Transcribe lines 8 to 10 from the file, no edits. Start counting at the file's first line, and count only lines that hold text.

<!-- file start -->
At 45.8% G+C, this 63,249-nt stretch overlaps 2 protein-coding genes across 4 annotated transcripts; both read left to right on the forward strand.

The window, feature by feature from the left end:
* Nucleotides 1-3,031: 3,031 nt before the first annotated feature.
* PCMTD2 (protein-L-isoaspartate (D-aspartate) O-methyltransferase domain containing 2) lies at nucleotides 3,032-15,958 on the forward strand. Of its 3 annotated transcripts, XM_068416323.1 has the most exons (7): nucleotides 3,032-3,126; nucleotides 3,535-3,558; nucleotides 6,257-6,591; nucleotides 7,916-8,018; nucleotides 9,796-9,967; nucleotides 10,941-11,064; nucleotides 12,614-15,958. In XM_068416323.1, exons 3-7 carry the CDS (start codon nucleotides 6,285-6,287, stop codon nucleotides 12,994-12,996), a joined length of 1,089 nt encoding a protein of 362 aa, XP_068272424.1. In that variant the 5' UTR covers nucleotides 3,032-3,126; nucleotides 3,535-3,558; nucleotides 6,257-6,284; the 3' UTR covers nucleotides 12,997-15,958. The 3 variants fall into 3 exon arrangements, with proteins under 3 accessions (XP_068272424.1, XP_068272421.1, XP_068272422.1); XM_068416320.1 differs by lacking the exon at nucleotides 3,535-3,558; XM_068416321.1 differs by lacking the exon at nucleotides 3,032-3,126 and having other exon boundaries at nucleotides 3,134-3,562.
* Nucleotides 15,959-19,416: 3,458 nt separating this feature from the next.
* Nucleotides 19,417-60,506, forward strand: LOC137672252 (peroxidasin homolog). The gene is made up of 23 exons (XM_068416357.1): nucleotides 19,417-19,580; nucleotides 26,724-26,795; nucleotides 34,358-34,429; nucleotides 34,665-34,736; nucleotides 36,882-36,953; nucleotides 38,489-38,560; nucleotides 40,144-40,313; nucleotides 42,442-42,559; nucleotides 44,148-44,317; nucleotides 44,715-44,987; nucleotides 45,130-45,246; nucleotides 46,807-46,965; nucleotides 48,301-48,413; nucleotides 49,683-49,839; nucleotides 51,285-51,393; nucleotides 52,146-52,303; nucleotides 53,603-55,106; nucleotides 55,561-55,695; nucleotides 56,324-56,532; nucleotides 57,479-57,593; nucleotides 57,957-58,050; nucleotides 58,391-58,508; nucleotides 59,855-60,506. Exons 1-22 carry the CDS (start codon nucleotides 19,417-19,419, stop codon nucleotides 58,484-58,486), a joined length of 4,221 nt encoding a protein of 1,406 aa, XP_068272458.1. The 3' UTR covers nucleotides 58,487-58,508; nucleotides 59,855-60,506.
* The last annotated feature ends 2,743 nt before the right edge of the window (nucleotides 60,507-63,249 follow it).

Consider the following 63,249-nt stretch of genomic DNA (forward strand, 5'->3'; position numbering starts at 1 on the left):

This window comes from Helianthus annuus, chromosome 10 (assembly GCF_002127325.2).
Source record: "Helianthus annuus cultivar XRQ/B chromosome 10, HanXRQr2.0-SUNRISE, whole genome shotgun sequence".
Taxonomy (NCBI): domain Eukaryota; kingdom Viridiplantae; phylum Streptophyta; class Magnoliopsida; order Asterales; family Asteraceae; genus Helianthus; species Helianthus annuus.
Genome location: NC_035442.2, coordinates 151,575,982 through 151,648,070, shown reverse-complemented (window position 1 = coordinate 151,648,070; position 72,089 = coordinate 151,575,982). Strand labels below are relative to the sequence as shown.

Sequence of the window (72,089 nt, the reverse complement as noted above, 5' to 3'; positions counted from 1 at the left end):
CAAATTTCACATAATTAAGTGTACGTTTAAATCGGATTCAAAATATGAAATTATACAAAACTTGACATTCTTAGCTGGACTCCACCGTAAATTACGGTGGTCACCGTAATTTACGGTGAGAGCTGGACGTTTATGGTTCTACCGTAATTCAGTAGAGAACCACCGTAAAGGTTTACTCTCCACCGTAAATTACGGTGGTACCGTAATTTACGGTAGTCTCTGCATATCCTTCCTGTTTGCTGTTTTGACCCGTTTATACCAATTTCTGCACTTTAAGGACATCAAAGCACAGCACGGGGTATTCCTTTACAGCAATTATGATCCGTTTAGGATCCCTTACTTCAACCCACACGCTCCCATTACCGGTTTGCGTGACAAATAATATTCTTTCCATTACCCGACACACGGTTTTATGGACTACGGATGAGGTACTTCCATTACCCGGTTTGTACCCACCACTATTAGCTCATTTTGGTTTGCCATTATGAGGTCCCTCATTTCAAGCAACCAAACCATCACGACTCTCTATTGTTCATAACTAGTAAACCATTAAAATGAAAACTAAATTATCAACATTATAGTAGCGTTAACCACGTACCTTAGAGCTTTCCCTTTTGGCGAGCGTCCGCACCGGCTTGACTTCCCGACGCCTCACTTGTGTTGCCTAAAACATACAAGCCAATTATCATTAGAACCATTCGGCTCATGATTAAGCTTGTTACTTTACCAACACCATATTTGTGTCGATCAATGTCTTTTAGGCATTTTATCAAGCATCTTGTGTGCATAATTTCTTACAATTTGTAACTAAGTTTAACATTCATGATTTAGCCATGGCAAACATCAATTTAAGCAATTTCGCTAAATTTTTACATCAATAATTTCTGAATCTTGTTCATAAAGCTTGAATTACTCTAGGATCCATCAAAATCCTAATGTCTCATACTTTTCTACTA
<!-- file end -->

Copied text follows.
Consider the following 63,249-nt stretch of genomic DNA (forward strand, 5'->3'; position numbering starts at 1 on the left):

This window comes from Helianthus annuus, chromosome 10 (assembly GCF_002127325.2).
Source record: "Helianthus annuus cultivar XRQ/B chromosome 10, HanXRQr2.0-SUNRISE, whole genome shotgun sequence".